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Crucial Fact

  • His favourite word was going.

Last in Parliament October 2015, as NDP MP for Windsor—Tecumseh (Ontario)

Won his last election, in 2011, with 50% of the vote.

Statements in the House

Points of Order June 9th, 2015

Before resuming debate, the Chair wishes to make a ruling on the motion by the member for Saanich—Gulf Islands on a point of order earlier today.

Having delivered a decision on the selection of report stage motions for Bill C-59, an act to implement certain provisions of the budget tabled in Parliament on April 21, 2015 and other measures, the Chair would like to address the concerns raised by the hon. member for Saanich—Gulf Islands concerning report stage motions Nos. 49 and 116, standing in her name on the notice paper.

I would like to thank the hon. member for having raised this matter, as well as the hon. Leader of the Government in the House of Commons for his comments.

The member's main point of contention is that her proposed amendments could not have been presented before the deadline adopted by the Standing Committee on Finance because they flow directly from witness testimony that took place after the deadline passed.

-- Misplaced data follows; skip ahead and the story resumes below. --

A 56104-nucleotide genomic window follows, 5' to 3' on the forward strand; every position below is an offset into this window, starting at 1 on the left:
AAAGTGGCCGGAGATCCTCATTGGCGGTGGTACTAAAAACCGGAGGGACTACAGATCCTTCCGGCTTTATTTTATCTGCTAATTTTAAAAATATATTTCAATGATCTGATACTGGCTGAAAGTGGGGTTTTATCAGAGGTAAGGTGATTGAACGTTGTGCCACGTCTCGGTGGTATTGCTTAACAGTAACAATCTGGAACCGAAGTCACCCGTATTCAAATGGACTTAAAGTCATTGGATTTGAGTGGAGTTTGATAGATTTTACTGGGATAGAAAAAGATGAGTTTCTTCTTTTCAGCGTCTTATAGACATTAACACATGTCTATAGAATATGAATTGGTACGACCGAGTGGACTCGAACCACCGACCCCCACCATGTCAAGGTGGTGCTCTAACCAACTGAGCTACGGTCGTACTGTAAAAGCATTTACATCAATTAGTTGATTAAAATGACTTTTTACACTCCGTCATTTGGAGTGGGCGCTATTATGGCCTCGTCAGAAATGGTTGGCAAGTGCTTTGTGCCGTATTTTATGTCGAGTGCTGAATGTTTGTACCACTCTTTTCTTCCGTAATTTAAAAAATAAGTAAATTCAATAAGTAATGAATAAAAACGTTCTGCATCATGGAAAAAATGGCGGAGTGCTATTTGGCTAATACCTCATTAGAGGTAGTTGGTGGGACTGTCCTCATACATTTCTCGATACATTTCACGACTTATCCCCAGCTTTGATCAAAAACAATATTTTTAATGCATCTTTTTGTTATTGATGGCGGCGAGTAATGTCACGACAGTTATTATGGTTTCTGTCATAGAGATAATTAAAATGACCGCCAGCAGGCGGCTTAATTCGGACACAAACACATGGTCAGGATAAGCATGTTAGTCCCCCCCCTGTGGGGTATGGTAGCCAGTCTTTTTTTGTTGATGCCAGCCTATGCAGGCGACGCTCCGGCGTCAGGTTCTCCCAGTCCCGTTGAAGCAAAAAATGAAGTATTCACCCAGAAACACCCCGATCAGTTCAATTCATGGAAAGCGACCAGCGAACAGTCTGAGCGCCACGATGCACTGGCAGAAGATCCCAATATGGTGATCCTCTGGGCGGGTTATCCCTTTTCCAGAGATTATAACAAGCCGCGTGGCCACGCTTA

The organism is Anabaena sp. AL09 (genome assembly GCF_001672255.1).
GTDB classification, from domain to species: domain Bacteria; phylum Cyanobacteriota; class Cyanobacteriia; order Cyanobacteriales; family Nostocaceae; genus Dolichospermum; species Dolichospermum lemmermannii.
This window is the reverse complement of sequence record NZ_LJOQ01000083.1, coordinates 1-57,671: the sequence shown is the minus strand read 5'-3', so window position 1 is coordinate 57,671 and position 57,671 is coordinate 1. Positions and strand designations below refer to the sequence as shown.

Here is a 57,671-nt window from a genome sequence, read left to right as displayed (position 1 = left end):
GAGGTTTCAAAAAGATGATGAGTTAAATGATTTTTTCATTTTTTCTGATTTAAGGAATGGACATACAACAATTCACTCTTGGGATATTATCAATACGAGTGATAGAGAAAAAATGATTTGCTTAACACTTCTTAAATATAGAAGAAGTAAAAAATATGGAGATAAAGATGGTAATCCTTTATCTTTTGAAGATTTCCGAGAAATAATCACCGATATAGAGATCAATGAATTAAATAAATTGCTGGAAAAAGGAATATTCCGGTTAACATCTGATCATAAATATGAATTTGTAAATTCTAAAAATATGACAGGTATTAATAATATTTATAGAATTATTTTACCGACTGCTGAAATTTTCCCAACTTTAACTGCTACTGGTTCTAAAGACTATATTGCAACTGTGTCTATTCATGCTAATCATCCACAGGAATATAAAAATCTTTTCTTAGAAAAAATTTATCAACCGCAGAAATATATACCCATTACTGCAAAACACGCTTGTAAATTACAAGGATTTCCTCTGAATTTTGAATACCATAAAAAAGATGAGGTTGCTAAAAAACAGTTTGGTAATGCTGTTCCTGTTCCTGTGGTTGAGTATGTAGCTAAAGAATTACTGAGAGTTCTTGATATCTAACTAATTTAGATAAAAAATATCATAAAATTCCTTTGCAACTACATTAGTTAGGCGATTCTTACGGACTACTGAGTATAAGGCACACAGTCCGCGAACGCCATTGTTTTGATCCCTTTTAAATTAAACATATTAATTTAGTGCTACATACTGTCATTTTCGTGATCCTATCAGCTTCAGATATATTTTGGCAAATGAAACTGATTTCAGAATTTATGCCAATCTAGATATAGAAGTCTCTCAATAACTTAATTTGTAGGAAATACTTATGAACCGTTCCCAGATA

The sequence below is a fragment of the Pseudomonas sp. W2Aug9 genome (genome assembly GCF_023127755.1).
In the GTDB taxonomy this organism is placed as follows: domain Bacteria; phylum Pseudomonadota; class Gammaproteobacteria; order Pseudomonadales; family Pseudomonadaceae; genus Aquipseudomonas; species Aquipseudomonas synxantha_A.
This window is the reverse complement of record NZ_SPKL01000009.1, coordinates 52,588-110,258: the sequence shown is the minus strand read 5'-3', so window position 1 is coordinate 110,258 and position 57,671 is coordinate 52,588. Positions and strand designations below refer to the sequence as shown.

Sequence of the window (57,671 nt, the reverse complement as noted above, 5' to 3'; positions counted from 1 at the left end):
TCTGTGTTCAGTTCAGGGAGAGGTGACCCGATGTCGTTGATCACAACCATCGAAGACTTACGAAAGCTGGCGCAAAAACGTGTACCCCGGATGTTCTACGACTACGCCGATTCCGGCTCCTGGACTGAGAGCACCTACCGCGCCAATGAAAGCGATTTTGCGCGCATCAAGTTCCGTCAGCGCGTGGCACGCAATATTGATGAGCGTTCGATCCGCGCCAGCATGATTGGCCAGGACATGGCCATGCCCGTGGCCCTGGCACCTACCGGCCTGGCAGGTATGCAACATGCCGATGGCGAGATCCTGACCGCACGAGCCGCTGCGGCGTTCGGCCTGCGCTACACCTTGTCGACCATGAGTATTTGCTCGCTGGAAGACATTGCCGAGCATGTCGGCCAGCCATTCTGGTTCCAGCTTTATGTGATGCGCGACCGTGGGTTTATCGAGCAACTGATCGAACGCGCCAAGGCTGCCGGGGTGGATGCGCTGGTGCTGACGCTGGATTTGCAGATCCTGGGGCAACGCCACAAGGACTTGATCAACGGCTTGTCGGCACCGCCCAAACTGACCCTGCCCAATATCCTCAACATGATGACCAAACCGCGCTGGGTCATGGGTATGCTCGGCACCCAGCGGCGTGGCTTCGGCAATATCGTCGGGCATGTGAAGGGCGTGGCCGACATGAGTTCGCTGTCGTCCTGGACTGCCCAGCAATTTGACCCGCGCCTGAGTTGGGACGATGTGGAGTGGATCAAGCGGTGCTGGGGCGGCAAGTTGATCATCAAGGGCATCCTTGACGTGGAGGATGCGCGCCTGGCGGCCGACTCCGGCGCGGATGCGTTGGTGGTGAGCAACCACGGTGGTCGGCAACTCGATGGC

As evidenced by first having written a detailed letter and now having raised the matter again in the form of a point of order, the member for Saanich—Gulf Islands clearly feels that she was not provided an opportunity to have certain amendments considered by the committee. She feels this circumstance is exceptional, and on that basis, the House as a whole should decide whether Bill C-59 should be amended in the fashion she is proposing.

In deciding the matter I must be guided by our long-established practice in relation to the Chair’s authority to select report stage motions. A note to Standing Order 76.1(5) says:

The Speaker will not normally select for consideration any motion previously ruled out of order in committee [and] will normally only select motions that were not or could not be presented in committee.

At page 783, the authors of House of Commons Procedure and Practice set out the general principle with respect to the selection of report stage motions: